Hometown boy Kevin T. Kelly’s earlier work has been called as “Neo Pop” or “Post-Pop,” and described as “Roy Lichtenstein meets Dennis Hopper on Steroids.” Using what he calls a “hyperchromatic” palette, he juxtaposed disparate and hard-edged images to express social commentary. It’s pure Tom Wesselmann, another hometown boy, for whom Kelly served as studio assistant from 1988 to roughly 1994.
But there’s been a major shift in his work, partially precipitated by his own aging (he was born in 1960), according to William M. Welch in “The Art of Kevin T. Kelly,” published in 2014 in B the Insider – The Breitling Magazine. (The Breitling company has used Kelly’s works in its marketing, and Welch has described the Breitling boutique in New York City as “kind of like a Kevin Kelly museum.”
Kelly’s gone from wrangling canvases as large as 12’ x 12’ to those measured in inches. He’s also become a devotee of tai chi and hiking in such landscapes as the vast American West. He compares his two styles, thus, “The other (earlier) pieces were more about communicating by visually yelling. The landscapes are more about whispering.” Bombast has given way to humility.
In the artist statement accompanying his exhibition at Cincinnati Art Galleries – “Journey of the Spirit: Landscapes” — Kelly writes eloquently:
There is perhaps nothing more exhilarating than experiencing the magnificent splendor of this country on foot. In doing so, a detachment and connection occurs simultaneously. The mind slowly unplugs from the mental static and chatter of a tick-tock existence and reconnects to the eternal true source. There is a sudden palpable realization that not only is everything alive and significant, but that you are simply a cell in a giant glorious organism. The distinction between observer and the observed begins to melt. Limiting self-imposed boundaries fade away and with each and every step, you realize you are in a dialogue with the Universe whose language is metaphor and is conveyed through feeling. A new perception of reality emerges and the journey becomes a walking meditation within a waking dream.
Welch explains Kelly’s more recent work (dating to at least 2009) as being inspired by “the world where he lives (the Cincinnati area), including the pastoral scenery of rural middle America.” I was unaware of Kelly’s Pop period when I reviewed his 2012 show at the Cincinnati Art Galleries entitled “Embracing the Yin,” which featured his radical turn to “pastoral scenery,” characterized by a hard-edged stylized version of the fields and woods and Sheeler-like barns and outbuildings.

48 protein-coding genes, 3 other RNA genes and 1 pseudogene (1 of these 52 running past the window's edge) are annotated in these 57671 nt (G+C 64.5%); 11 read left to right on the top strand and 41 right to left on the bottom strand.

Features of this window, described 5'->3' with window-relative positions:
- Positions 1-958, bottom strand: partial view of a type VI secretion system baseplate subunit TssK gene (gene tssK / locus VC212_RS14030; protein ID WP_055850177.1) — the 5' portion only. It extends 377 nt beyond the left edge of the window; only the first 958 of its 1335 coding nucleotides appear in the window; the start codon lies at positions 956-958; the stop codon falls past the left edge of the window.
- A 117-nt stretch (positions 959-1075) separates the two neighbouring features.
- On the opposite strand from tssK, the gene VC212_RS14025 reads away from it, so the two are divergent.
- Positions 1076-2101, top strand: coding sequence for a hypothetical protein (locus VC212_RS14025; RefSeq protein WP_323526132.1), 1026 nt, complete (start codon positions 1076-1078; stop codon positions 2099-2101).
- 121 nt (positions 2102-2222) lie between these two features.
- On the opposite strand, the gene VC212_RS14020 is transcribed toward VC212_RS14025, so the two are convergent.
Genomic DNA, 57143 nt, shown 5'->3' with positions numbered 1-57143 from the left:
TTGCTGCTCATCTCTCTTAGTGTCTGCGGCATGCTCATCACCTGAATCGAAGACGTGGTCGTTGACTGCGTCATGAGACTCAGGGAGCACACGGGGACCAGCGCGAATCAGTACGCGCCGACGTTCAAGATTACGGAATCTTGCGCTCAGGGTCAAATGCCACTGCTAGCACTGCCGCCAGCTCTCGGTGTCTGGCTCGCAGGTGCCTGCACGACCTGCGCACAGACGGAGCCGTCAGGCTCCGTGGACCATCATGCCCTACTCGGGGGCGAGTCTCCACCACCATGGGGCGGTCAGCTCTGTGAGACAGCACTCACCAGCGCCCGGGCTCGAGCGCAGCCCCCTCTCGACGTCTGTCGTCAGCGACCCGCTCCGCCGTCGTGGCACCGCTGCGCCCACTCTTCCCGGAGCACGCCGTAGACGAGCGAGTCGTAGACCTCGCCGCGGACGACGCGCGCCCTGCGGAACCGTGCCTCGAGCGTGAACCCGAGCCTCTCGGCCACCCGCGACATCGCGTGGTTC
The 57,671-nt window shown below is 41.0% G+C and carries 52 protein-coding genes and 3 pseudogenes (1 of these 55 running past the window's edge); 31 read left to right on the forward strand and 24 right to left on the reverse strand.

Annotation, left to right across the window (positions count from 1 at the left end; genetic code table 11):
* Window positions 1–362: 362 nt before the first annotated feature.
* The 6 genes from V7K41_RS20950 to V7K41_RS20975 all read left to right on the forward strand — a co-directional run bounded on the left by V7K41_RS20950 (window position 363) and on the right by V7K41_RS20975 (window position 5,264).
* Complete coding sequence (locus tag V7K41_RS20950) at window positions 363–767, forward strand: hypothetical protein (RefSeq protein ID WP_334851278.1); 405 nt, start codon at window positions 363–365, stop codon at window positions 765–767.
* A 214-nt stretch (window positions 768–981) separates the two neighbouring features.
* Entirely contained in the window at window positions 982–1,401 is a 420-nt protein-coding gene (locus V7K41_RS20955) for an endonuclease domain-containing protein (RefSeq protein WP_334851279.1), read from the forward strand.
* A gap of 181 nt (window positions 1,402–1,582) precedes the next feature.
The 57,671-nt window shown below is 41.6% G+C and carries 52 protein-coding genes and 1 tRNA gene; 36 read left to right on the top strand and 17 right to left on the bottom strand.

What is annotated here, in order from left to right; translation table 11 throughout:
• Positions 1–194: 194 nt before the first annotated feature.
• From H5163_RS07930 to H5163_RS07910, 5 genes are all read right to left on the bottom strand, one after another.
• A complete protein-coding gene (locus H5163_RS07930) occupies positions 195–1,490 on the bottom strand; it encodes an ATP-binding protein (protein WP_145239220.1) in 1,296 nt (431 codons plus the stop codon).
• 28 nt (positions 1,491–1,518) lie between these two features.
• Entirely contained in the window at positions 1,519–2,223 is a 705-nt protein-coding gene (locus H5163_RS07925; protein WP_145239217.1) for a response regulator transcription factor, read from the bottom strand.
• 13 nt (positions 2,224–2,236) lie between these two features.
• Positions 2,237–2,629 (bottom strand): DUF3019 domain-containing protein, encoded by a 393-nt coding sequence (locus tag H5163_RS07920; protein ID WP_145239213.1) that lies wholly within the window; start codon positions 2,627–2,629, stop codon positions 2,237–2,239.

In Kelly’s latest work, the precisionist, almost paint-by-numbers distillation of landscape has ceded ground to impressionistic visions of it. Reaching back for earlier comparisons, there’s Turner’s evocations of nature so brilliantly presented in his seascapes, and, closer to our time, Hiroshi Sugimoto’s minimalistic black-and-white photographs of the sea begun in the 1908s. Some of Kelly’s most paintings (2015) are nearly monochromatic, bringing to mind color field painters, such as another hometown boy Joseph Marioni.
In Kelly’s 2015 Neuse River at Midnight, two nearly identical deep blues represent the North Carolina river below, shading from a darker blue indicating the depths of the river to a lighter shade nearer shore; the sky is starless and the dark limitless. The heavens above and the earth below are divided by a midnight blue (naturally) horizon line, which is like a horizontal Barnett Newman zip.
The work that commanded me to approach first is even less representational – a 2015 oil-on-panel painting measuring only 8” x 10” and ironically titled Scenic Byway. A sickly green mist obscures the road, which is indicated only by the middle dividing line curving into the distance. (It’s a device seen in Lisa Sullivan’ photographs shown in the “On the Road and Into the Woods” exhibition at Covington Arts, which I reviewed in the January –February 2015 edition of Aeqai.) Without that intimation of roadway, the painting could be by any number of colorists.
Perhaps mediating between Kelly’s earlier crisp presentations of the landscape, which bordered on geometric abstraction, is the 2105 Morning Fog where the scene is still discernible. The foreground of the 12” x 16” digital drawing suggests a meadow while the distant wood is screened by a scrim of thicker fog.
Kudos to Kelly for daring to move from his hard-edged visions of reality (both his hyper-realistic Pop-influenced paintings and his geometric views of “pastoral scenery”) to a poetic response to nature.
–Karen S. Chambers
“Journey of the Spirit: Landscapes by Kevin T. Kelly” through May 30, 2015, Cincinnati Art Galleries, 225 E. Sixth St., Cincinnati, OH 45202, 513-381-2128, www.cincyart.com. Mon.-Fri. 9 a. m. to 4 p. m., Sat. 10 a. m. to 3 p. m.